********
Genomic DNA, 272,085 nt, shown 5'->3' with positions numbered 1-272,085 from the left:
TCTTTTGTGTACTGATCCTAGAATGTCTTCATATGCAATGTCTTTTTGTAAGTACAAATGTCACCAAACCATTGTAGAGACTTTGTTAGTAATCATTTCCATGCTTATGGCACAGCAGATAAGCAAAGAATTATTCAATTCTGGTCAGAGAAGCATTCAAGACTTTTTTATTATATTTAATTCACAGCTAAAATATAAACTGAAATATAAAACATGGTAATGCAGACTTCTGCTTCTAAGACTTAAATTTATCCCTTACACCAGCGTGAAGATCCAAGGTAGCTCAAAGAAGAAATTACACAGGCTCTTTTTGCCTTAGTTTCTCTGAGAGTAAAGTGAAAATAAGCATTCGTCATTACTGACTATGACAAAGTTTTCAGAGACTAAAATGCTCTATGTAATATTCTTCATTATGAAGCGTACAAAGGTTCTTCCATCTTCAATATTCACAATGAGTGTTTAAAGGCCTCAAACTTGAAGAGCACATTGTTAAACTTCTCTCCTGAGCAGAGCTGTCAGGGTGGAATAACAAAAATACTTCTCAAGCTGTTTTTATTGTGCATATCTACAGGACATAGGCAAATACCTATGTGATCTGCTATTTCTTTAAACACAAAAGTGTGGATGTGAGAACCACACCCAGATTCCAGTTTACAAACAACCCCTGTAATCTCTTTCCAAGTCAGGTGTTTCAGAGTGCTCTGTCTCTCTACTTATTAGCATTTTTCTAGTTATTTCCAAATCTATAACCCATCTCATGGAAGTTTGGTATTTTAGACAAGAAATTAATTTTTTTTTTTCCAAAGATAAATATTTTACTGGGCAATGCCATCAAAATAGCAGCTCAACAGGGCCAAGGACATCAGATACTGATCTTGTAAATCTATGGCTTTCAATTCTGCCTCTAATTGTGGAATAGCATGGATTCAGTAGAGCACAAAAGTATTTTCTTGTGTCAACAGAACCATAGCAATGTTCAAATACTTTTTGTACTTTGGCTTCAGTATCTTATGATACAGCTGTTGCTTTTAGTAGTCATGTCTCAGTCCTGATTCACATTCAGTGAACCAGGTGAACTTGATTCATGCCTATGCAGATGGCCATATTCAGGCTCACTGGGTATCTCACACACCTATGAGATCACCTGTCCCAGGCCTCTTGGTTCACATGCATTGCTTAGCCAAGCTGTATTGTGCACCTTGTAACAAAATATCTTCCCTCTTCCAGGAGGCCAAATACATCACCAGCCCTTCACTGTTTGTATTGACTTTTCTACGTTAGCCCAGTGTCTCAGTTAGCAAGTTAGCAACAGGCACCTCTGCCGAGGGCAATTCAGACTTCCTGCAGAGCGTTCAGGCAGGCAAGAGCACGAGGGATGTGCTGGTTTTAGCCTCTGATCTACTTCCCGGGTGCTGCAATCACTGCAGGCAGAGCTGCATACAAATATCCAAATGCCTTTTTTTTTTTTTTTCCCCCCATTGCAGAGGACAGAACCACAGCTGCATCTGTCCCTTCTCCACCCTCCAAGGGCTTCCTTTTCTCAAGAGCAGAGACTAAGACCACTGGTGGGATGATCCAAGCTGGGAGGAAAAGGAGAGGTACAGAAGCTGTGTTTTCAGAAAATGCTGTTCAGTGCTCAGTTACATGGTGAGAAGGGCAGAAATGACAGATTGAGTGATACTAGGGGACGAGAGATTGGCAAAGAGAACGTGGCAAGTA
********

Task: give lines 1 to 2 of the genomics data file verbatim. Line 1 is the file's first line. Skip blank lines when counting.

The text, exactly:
Genomic DNA, 272,085 nt, shown 5'->3' with positions numbered 1-272,085 from the left:
TCTTTTGTGTACTGATCCTAGAATGTCTTCATATGCAATGTCTTTTTGTAAGTACAAATGTCACCAAACCATTGTAGAGACTTTGTTAGTAATCATTTCCATGCTTATGGCACAGCAGATAAGCAAAGAATTATTCAATTCTGGTCAGAGAAGCATTCAAGACTTTTTTATTATATTTAATTCACAGCTAAAATATAAACTGAAATATAAAACATGGTAATGCAGACTTCTGCTTCTAAGACTTAAATTTATCCCTTACACCAGCGTGAAGATCCAAGGTAGCTCAAAGAAGAAATTACACAGGCTCTTTTTGCCTTAGTTTCTCTGAGAGTAAAGTGAAAATAAGCATTCGTCATTACTGACTATGACAAAGTTTTCAGAGACTAAAATGCTCTATGTAATATTCTTCATTATGAAGCGTACAAAGGTTCTTCCATCTTCAATATTCACAATGAGTGTTTAAAGGCCTCAAACTTGAAGAGCACATTGTTAAACTTCTCTCCTGAGCAGAGCTGTCAGGGTGGAATAACAAAAATACTTCTCAAGCTGTTTTTATTGTGCATATCTACAGGACATAGGCAAATACCTATGTGATCTGCTATTTCTTTAAACACAAAAGTGTGGATGTGAGAACCACACCCAGATTCCAGTTTACAAACAACCCCTGTAATCTCTTTCCAAGTCAGGTGTTTCAGAGTGCTCTGTCTCTCTACTTATTAGCATTTTTCTAGTTATTTCCAAATCTATAACCCATCTCATGGAAGTTTGGTATTTTAGACAAGAAATTAATTTTTTTTTTTCCAAAGATAAATATTTTACTGGGCAATGCCATCAAAATAGCAGCTCAACAGGGCCAAGGACATCAGATACTGATCTTGTAAATCTATGGCTTTCAATTCTGCCTCTAATTGTGGAATAGCATGGATTCAGTAGAGCACAAAAGTATTTTCTTGTGTCAACAGAACCATAGCAATGTTCAAATACTTTTTGTACTTTGGCTTCAGTATCTTATGATACAGCTGTTGCTTTTAGTAGTCATGTCTCAGTCCTGATTCACATTCAGTGAACCAGGTGAACTTGATTCATGCCTATGCAGATGGCCATATTCAGGCTCACTGGGTATCTCACACACCTATGAGATCACCTGTCCCAGGCCTCTTGGTTCACATGCATTGCTTAGCCAAGCTGTATTGTGCACCTTGTAACAAAATATCTTCCCTCTTCCAGGAGGCCAAATACATCACCAGCCCTTCACTGTTTGTATTGACTTTTCTACGTTAGCCCAGTGTCTCAGTTAGCAAGTTAGCAACAGGCACCTCTGCCGAGGGCAATTCAGACTTCCTGCAGAGCGTTCAGGCAGGCAAGAGCACGAGGGATGTGCTGGTTTTAGCCTCTGATCTACTTCCCGGGTGCTGCAATCACTGCAGGCAGAGCTGCATACAAATATCCAAATGCCTTTTTTTTTTTTTTTCCCCCCATTGCAGAGGACAGAACCACAGCTGCATCTGTCCCTTCTCCACCCTCCAAGGGCTTCCTTTTCTCAAGAGCAGAGACTAAGACCACTGGTGGGATGATCCAAGCTGGGAGGAAAAGGAGAGGTACAGAAGCTGTGTTTTCAGAAAATGCTGTTCAGTGCTCAGTTACATGGTGAGAAGGGCAGAAATGACAGATTGAGTGATACTAGGGGACGAGAGATTGGCAAAGAGAACGTGGCAAGTA